OFWs to brace for harder times in 2009

BAGUIO CITY — A global alliance of Filipino migrant organizations warned Overseas Filipino Workers (OFW) to anticipate more retrenchments, lower wages and worse working conditions abroad as the government targets to deploy two million Filipinos overseas by 2009.

“We will hold the Arroyo administration fully accountable for being hell-bent at exporting the most number of Filipinos abroad amidst the worsening global crisis,” exclaimed Garry Martinez, chairperson of Migrante International.

The group explained that the series of government announcements of job openings abroad is in line with the 2007 state-of-the-nation-address of President Gloria Macapagal-Arroyo where she pledged to deploy two million OFWs before her term ends in 2010.

“Time and again, we say that labor exportation is neither a tool for development nor an answer to the present crisis. We agree with Catholic Bishops Conference of the Philippines (CBCP) President Angel Lagdameo when he lamented about the breakup of Filipino families because of parents working overseas,” added Martinez.

The head of the influential CBCP was quoted as saying he is sad that poverty forced parents to work overseas just to make ends meet, breaking up the family in the process.

Middle East worst destination

“Contrary to Arroyo’s claims, the Middle East region remains to be the worst destination for OFWs in terms of labor rights protection, especially now that it is also being hit hard by the global crisis,” said Martinez.

Migrante cited that in Dubai alone, labor complaints in the Ministry of Labor have tripled since November 2008. Most cases are of illegal termination and non-payment of salaries. The group said the situation is similar even in Saudi Arabia, the top destination country of OFWs in the region.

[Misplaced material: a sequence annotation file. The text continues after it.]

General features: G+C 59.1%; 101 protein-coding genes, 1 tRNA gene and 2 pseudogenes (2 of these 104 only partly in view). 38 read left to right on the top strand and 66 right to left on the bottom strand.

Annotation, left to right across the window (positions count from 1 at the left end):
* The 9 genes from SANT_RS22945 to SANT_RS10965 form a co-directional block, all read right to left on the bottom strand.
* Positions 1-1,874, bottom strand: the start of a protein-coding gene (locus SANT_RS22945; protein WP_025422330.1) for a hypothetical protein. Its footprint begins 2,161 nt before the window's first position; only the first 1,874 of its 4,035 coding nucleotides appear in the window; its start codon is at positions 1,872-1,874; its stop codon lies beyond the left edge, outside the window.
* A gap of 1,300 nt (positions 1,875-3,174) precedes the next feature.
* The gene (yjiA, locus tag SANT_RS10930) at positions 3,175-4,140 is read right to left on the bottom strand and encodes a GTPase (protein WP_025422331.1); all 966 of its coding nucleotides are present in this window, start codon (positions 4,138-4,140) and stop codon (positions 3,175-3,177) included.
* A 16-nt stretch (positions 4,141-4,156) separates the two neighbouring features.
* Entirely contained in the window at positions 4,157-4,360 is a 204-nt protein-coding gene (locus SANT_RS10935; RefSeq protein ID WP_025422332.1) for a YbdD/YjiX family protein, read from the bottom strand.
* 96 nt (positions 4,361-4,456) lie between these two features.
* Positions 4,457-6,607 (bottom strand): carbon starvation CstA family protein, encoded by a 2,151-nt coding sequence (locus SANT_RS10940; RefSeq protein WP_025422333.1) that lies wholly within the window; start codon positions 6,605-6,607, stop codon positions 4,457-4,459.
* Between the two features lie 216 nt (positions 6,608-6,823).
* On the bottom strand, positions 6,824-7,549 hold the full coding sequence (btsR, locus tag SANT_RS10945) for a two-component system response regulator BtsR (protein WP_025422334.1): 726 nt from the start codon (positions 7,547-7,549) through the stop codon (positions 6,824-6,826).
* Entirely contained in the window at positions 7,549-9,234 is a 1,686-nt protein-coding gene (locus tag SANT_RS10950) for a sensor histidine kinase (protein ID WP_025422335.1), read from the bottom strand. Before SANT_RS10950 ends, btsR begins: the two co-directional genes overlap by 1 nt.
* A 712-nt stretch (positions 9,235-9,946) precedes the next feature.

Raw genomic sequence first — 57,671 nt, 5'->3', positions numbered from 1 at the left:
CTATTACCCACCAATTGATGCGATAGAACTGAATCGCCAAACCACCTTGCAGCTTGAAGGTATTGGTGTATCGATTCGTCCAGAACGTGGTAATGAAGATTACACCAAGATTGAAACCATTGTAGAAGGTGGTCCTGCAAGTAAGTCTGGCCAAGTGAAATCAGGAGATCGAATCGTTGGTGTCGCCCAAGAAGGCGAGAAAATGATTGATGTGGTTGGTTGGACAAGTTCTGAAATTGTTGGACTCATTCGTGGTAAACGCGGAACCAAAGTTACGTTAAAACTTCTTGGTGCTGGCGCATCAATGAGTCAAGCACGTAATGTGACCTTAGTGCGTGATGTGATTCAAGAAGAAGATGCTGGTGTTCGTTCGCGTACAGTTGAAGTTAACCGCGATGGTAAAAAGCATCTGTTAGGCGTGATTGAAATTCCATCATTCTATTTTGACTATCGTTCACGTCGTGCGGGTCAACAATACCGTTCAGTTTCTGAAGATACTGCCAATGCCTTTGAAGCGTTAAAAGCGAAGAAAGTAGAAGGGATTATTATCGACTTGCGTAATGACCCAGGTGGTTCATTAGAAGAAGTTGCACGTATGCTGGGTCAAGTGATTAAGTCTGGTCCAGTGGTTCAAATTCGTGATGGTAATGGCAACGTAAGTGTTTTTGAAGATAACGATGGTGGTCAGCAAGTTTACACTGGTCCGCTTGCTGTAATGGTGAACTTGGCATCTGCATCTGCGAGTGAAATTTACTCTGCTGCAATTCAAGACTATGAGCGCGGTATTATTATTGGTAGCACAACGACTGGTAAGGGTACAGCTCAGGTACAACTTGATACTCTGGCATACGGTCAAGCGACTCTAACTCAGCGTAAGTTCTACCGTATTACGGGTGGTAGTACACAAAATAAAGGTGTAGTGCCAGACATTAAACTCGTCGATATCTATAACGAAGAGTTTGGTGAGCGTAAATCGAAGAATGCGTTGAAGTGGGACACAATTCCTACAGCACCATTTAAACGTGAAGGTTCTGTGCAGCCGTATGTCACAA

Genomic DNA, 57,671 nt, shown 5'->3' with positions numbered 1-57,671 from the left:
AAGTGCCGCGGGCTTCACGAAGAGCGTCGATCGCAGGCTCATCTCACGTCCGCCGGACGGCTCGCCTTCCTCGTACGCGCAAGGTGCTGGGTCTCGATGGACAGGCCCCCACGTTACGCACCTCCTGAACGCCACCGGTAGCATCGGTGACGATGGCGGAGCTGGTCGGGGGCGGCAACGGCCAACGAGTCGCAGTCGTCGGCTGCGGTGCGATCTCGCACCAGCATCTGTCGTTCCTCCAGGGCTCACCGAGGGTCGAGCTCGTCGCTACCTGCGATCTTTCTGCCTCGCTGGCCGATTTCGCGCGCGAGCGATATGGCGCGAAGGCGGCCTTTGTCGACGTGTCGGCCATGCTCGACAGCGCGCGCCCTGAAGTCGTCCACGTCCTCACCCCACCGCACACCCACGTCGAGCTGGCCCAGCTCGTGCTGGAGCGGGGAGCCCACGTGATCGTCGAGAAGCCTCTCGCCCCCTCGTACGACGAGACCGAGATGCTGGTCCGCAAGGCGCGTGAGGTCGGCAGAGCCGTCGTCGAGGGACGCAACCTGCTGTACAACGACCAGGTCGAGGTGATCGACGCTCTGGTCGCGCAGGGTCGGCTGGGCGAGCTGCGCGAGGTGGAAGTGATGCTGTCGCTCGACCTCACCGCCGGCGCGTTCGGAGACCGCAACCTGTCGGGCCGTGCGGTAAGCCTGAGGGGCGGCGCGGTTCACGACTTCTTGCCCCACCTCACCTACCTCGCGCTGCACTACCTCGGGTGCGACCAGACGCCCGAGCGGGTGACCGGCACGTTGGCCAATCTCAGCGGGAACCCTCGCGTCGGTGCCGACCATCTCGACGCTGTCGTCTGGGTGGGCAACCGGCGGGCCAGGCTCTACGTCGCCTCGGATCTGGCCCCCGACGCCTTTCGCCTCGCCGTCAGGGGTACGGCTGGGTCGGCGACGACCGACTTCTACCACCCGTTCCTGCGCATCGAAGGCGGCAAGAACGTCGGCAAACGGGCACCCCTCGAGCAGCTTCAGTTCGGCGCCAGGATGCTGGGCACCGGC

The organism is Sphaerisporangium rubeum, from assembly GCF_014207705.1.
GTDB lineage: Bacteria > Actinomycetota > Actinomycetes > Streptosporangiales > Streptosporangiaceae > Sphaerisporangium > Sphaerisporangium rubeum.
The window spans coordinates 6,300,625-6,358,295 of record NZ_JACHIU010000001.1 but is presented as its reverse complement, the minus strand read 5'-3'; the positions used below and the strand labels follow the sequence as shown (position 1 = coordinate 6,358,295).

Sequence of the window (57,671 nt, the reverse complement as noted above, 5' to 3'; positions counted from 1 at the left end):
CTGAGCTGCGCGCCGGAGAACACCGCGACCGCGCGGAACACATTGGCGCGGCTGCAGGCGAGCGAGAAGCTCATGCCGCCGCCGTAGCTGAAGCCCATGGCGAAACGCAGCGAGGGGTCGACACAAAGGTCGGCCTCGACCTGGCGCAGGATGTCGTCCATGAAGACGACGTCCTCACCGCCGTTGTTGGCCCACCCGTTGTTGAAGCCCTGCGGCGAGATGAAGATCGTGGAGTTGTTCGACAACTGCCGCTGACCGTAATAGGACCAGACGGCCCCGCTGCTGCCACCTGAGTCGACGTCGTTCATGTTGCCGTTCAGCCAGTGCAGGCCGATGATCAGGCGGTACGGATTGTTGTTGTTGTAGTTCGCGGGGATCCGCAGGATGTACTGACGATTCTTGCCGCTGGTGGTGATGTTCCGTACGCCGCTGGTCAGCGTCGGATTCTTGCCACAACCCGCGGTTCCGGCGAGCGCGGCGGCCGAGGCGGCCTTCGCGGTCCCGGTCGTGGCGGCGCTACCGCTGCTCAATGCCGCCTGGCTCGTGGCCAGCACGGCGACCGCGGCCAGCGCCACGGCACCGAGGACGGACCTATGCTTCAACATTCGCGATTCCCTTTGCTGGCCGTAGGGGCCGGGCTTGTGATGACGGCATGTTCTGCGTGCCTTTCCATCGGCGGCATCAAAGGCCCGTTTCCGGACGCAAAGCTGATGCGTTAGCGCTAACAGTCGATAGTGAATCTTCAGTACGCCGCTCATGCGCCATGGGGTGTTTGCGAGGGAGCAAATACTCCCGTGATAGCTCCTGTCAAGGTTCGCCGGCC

“It is gibberish for Arroyo to say that Middle East countries remain a haven for overseas employment just to cover up her administration’s inutility at addressing the crisis. The Ittefaq Steel Products Factory, the second largest steel manufacturer in Saudi Arabia, has announced it would send 80 % of its 2,145 workers on leave without salary for three months starting on New Year’s Day,” Martinez revealed.

Martinez added that in the UAE, not only are the real estate and construction industries affected by the present global economic downturn. Big multinational companies like General Electric, IBM and Jeffries International are likewise retrenching their workforce or are totally pulling out operations from the said gulf country.

Access to justice

Migrante urged the governent to concentrate on protecting the rights and welfare of OFWs instead of focusing only on its alleged aggressive marketing of OFWs abroad.

“In this time of crisis the main problem of OFWs is the lack of access to legal protection. Migrant workers are the first ones hit by this crisis and, more often than not, they do not have anyone to turn to in the event of labor disputes. It is unfortunate that our government remains callous to this problem,” Martinez said.

The group cited the case of retrenched OFWs from Taiwan who talked to POEA deputy administrator Hans Cacdac to complain. They alleged their recruiters are overcharging them. Migrante said they got information that POEA mediating officers are siding with the recruiters as they persuade the workers to accept P5,000 as settlement out of the P95,000 they have paid as placement fee.

“This only indicates that OFW victims of unfair labor practices will have no access to justice under the worsening exploitation and abuses brought about by the global economic crisis,” Martinez concluded.

“POEA records show that OFW deployment reached 1.221 million to more than 190 countries from January to November 2008,” said Martinez. # Northern Dispatch


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